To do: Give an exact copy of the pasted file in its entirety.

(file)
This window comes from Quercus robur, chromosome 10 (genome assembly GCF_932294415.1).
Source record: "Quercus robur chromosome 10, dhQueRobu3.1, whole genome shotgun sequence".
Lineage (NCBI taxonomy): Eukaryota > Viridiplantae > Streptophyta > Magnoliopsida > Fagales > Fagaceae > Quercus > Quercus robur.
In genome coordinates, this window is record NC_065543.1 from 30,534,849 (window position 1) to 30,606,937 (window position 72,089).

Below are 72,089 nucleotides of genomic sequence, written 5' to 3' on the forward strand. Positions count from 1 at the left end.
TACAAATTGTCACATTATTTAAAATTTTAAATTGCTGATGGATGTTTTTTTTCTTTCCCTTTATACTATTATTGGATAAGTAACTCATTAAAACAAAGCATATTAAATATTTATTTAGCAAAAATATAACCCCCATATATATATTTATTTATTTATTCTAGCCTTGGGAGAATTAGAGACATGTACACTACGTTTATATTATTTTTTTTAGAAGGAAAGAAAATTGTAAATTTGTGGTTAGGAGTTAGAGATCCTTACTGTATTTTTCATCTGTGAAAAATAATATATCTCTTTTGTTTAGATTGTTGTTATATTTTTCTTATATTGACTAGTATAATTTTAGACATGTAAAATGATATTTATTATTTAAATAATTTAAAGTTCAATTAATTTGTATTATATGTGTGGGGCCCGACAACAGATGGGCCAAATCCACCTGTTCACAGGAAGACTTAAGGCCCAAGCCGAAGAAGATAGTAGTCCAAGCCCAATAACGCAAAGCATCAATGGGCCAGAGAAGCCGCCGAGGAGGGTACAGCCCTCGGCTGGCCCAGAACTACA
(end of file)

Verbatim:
This window comes from Quercus robur, chromosome 10 (genome assembly GCF_932294415.1).
Source record: "Quercus robur chromosome 10, dhQueRobu3.1, whole genome shotgun sequence".
Lineage (NCBI taxonomy): Eukaryota > Viridiplantae > Streptophyta > Magnoliopsida > Fagales > Fagaceae > Quercus > Quercus robur.
In genome coordinates, this window is record NC_065543.1 from 30,534,849 (window position 1) to 30,606,937 (window position 72,089).

Below are 72,089 nucleotides of genomic sequence, written 5' to 3' on the forward strand. Positions count from 1 at the left end.
TACAAATTGTCACATTATTTAAAATTTTAAATTGCTGATGGATGTTTTTTTTCTTTCCCTTTATACTATTATTGGATAAGTAACTCATTAAAACAAAGCATATTAAATATTTATTTAGCAAAAATATAACCCCCATATATATATTTATTTATTTATTCTAGCCTTGGGAGAATTAGAGACATGTACACTACGTTTATATTATTTTTTTTAGAAGGAAAGAAAATTGTAAATTTGTGGTTAGGAGTTAGAGATCCTTACTGTATTTTTCATCTGTGAAAAATAATATATCTCTTTTGTTTAGATTGTTGTTATATTTTTCTTATATTGACTAGTATAATTTTAGACATGTAAAATGATATTTATTATTTAAATAATTTAAAGTTCAATTAATTTGTATTATATGTGTGGGGCCCGACAACAGATGGGCCAAATCCACCTGTTCACAGGAAGACTTAAGGCCCAAGCCGAAGAAGATAGTAGTCCAAGCCCAATAACGCAAAGCATCAATGGGCCAGAGAAGCCGCCGAGGAGGGTACAGCCCTCGGCTGGCCCAGAACTACA